Officially a flop, the 2015 Man from UNCLE film by Guy Ritchie and Lionel Wigram remains a very stylish and satisfying cold war adventure. I’m not the only one to think so; it was very popular among audiences. Though, a grim proportion of reviewers found it ‘boring’ and the story unappealing. What do you expect in a time of nonstop action and genocide by Death Star? People get bored easily.
But, I was not bored with the subject of this movie. I was around in 1963, roughly the time this takes place, and it successfully captures many of the things that were exciting about that time. Things like Team Lotus and Grand Prix racing and French beauty Francoise Hardy (below, with a Melania Trump-like wry smile) and the most beautiful Ferraris ever made and cold war intrigue and JFK and the Cuban Missile Crisis.
Most of those things aren’t specifically in the movie; it just evokes them. Just saying. And, ok, I just threw that photo of Francoise Hardy up there because I felt like it and also because blogger C.W. Swanson put up a similar photo recently and reminded me of her. But there are kick-ass F1 race cars in the film.
Some critics were actually seduced by the film. James Berardinelli of ReelViews called it “one of those rare instances when a sequel wouldn’t just be warranted – it would be welcomed.” I concur. The words ‘stylish’ and ‘skillful’ come up a lot.
Because this is a micro-review, I won’t describe the plot, but there is some very good location shooting in and around Rome, Italy, and around the UK. The cinematography is quite good, and the stylishness of certain scenes is worth the price of the BlueRay disk. In particular, a boat race around the Vinciguerra estate near Rome involves a mesmerizing scene set to music where Napolean Solo finds himself sitting in a truck, eating another man’s lunch and drinking his Ruffino Chianti while trying to decide whether to save the Red Peril (Armie Hammer) from drowning. There is also an enormously creative Nazi torture scene that succeeds in being both sickening and hilarious. Not at the same time; in sequence.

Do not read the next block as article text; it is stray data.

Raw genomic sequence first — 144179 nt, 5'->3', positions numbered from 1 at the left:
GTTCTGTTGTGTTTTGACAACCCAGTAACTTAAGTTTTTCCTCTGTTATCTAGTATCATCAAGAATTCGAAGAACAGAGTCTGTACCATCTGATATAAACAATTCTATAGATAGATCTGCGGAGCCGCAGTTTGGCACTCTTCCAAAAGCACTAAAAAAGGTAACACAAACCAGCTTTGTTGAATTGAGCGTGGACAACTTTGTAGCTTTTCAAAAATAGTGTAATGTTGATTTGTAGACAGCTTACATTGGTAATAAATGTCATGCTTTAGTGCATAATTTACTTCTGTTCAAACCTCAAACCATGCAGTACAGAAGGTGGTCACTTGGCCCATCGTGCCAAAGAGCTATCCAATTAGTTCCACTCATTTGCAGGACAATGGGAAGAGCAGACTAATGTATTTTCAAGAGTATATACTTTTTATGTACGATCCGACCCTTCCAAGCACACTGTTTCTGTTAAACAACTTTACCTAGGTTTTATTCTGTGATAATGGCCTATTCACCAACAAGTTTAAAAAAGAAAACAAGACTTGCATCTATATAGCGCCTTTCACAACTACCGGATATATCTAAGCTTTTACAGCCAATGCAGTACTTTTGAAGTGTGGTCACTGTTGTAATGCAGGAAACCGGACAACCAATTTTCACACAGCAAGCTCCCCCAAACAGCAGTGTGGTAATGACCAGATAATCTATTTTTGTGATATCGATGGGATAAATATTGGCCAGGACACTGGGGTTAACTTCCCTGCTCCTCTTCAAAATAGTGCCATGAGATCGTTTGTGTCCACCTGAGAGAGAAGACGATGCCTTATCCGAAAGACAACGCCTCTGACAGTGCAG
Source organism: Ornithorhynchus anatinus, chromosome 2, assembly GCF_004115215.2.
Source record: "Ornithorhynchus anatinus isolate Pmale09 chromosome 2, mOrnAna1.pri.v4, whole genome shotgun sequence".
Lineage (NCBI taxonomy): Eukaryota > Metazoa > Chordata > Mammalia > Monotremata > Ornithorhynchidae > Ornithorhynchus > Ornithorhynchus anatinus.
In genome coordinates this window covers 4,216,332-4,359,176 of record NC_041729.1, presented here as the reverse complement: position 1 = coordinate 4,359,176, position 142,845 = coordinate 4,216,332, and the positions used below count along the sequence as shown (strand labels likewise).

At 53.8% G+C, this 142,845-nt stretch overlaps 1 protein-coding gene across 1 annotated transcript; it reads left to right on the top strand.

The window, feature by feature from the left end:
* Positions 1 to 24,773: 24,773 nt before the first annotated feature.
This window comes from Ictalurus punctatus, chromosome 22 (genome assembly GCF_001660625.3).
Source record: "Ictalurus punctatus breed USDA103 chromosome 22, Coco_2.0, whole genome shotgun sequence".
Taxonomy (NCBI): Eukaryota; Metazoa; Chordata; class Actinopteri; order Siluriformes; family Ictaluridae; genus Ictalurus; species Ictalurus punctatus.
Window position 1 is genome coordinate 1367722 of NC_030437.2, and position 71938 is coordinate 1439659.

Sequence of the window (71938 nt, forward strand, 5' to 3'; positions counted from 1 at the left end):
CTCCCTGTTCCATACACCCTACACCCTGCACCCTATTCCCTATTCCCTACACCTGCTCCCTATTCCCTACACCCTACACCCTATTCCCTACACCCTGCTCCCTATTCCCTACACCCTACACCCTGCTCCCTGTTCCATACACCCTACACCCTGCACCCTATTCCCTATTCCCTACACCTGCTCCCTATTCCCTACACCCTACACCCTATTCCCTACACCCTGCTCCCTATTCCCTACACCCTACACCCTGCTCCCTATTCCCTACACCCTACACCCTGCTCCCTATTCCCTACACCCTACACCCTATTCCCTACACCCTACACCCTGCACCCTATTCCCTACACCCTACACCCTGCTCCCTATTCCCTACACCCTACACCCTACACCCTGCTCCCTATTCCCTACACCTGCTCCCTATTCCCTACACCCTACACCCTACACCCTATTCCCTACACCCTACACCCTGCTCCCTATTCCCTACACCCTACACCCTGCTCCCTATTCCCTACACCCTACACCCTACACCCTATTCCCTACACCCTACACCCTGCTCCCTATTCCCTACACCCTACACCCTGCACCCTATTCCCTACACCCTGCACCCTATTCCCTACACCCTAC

The only drawback for me was the odd casting decision to concentrate all the talent and beauty on the male side of the cast list. Three of the most god-like and fittest actors on the planet (Henry Cavil – literally Superman, Armie Hammer and Luca Calvani) were cast alongside Swedish actress Alicia Vickander as UNCLE teammate and Elizabeth Debicki as villainess.
The ladies do a wonderful job – too good, actually. Though a beautiful young actress in her 20s, Debicki performs so well as an aging and glamorous mafiosa, she comes across as too repulsive to lust after. And, though it’s clear they were trying to go for a Jean Shrimpton style of 60s cute girl chic with Vikander, she broods through the whole thing and ends up more like a little sister than a “Bond Girl.” The result is that there is no real leading lady character in a movie that desperately needs the glamour of a strong leading lady to counterbalance the pretty boys in it. Otherwise, though, this film will help a few glasses of Johnny Walker Black disappear very smoothly and stylishly.